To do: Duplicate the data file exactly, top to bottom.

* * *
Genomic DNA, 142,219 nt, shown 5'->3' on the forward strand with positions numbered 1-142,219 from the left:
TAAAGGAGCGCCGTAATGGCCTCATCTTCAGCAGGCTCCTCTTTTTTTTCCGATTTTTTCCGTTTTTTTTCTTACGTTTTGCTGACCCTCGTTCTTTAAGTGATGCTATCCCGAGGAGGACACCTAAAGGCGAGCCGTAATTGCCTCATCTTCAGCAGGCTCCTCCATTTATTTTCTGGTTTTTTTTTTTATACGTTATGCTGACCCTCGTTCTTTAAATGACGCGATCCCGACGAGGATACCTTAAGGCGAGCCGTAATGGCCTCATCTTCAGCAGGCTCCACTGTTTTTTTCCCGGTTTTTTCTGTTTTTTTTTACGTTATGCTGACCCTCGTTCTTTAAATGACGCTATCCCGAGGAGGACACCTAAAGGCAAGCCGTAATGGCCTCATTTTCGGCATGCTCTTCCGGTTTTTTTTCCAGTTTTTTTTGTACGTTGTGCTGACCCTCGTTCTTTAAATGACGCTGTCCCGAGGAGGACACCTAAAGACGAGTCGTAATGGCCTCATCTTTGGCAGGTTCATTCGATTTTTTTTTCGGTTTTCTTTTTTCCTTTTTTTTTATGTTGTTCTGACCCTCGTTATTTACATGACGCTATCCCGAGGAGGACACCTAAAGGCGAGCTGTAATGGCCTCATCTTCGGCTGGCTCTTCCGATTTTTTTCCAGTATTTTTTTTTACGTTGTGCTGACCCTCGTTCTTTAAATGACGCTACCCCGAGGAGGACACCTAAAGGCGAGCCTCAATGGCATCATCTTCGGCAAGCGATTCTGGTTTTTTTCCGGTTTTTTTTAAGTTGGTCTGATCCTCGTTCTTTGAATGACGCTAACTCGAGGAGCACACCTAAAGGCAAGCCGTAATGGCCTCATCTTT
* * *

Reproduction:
Genomic DNA, 142,219 nt, shown 5'->3' on the forward strand with positions numbered 1-142,219 from the left:
TAAAGGAGCGCCGTAATGGCCTCATCTTCAGCAGGCTCCTCTTTTTTTTCCGATTTTTTCCGTTTTTTTTCTTACGTTTTGCTGACCCTCGTTCTTTAAGTGATGCTATCCCGAGGAGGACACCTAAAGGCGAGCCGTAATTGCCTCATCTTCAGCAGGCTCCTCCATTTATTTTCTGGTTTTTTTTTTTATACGTTATGCTGACCCTCGTTCTTTAAATGACGCGATCCCGACGAGGATACCTTAAGGCGAGCCGTAATGGCCTCATCTTCAGCAGGCTCCACTGTTTTTTTCCCGGTTTTTTCTGTTTTTTTTTACGTTATGCTGACCCTCGTTCTTTAAATGACGCTATCCCGAGGAGGACACCTAAAGGCAAGCCGTAATGGCCTCATTTTCGGCATGCTCTTCCGGTTTTTTTTCCAGTTTTTTTTGTACGTTGTGCTGACCCTCGTTCTTTAAATGACGCTGTCCCGAGGAGGACACCTAAAGACGAGTCGTAATGGCCTCATCTTTGGCAGGTTCATTCGATTTTTTTTTCGGTTTTCTTTTTTCCTTTTTTTTTATGTTGTTCTGACCCTCGTTATTTACATGACGCTATCCCGAGGAGGACACCTAAAGGCGAGCTGTAATGGCCTCATCTTCGGCTGGCTCTTCCGATTTTTTTCCAGTATTTTTTTTTACGTTGTGCTGACCCTCGTTCTTTAAATGACGCTACCCCGAGGAGGACACCTAAAGGCGAGCCTCAATGGCATCATCTTCGGCAAGCGATTCTGGTTTTTTTCCGGTTTTTTTTAAGTTGGTCTGATCCTCGTTCTTTGAATGACGCTAACTCGAGGAGCACACCTAAAGGCAAGCCGTAATGGCCTCATCTTT